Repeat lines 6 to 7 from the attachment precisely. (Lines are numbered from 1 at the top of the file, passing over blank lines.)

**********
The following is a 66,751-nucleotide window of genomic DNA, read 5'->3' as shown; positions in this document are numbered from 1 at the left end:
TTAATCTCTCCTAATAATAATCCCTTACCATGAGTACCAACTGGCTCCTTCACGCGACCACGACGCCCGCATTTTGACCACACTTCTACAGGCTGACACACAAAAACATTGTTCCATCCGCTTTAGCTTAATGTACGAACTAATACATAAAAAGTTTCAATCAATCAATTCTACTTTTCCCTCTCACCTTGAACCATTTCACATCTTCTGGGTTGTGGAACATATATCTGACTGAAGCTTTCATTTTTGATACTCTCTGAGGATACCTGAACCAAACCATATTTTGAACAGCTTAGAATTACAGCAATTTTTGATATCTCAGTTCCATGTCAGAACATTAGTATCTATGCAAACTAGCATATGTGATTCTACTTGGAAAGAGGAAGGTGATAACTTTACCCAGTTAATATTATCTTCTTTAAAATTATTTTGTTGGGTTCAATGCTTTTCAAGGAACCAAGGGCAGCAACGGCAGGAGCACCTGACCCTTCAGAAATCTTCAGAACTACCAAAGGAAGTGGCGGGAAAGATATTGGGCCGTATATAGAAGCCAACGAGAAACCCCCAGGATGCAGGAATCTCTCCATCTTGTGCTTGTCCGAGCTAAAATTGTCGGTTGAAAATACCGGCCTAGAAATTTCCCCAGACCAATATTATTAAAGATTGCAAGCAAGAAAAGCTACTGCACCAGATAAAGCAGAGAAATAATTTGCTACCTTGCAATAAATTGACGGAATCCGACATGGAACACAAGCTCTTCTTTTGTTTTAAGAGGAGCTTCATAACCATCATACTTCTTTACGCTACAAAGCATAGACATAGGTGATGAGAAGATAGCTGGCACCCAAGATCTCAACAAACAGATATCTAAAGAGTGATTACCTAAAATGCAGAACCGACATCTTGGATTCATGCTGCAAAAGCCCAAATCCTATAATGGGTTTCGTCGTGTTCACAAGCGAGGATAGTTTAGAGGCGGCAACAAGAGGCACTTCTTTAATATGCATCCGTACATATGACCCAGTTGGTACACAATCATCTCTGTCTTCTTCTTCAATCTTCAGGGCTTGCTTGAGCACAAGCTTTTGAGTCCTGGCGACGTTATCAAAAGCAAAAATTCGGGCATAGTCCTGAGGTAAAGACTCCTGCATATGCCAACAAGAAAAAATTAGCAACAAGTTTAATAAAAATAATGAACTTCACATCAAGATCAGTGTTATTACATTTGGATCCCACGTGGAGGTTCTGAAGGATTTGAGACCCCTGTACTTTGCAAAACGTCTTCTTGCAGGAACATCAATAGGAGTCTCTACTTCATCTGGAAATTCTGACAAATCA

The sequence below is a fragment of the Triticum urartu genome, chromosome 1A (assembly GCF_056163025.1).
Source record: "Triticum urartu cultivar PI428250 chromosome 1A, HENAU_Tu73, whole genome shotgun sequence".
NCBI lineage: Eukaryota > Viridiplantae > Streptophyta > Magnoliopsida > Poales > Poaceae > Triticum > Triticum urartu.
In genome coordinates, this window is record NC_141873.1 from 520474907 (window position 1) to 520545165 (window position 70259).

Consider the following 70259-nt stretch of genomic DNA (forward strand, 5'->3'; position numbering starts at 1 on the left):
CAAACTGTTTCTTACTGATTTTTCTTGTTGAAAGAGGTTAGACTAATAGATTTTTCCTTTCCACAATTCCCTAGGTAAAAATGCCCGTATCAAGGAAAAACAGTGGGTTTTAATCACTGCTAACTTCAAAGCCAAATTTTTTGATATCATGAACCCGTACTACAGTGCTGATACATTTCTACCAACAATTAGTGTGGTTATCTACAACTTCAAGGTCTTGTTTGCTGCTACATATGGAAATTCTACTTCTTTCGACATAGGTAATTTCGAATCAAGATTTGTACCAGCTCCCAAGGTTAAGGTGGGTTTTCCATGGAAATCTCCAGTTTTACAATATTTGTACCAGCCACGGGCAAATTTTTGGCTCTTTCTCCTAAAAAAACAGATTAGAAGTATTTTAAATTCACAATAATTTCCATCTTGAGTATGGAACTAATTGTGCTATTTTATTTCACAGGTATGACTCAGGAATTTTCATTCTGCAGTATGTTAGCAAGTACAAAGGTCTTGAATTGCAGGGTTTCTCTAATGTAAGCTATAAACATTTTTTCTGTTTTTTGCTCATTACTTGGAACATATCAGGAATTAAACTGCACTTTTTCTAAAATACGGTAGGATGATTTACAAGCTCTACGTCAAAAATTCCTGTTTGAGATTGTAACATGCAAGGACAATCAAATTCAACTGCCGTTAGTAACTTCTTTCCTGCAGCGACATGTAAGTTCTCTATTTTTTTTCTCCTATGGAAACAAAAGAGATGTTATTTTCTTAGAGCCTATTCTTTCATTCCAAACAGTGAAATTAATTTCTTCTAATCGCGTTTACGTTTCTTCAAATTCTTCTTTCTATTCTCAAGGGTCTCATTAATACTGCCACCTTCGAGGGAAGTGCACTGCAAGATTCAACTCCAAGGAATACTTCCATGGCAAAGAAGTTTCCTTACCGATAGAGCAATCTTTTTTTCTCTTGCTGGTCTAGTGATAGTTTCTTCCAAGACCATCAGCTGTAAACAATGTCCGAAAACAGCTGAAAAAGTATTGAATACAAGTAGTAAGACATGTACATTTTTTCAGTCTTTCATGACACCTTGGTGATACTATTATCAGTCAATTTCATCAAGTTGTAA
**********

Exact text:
In genome coordinates, this window is record NC_141873.1 from 520474907 (window position 1) to 520545165 (window position 70259).

Consider the following 70259-nt stretch of genomic DNA (forward strand, 5'->3'; position numbering starts at 1 on the left):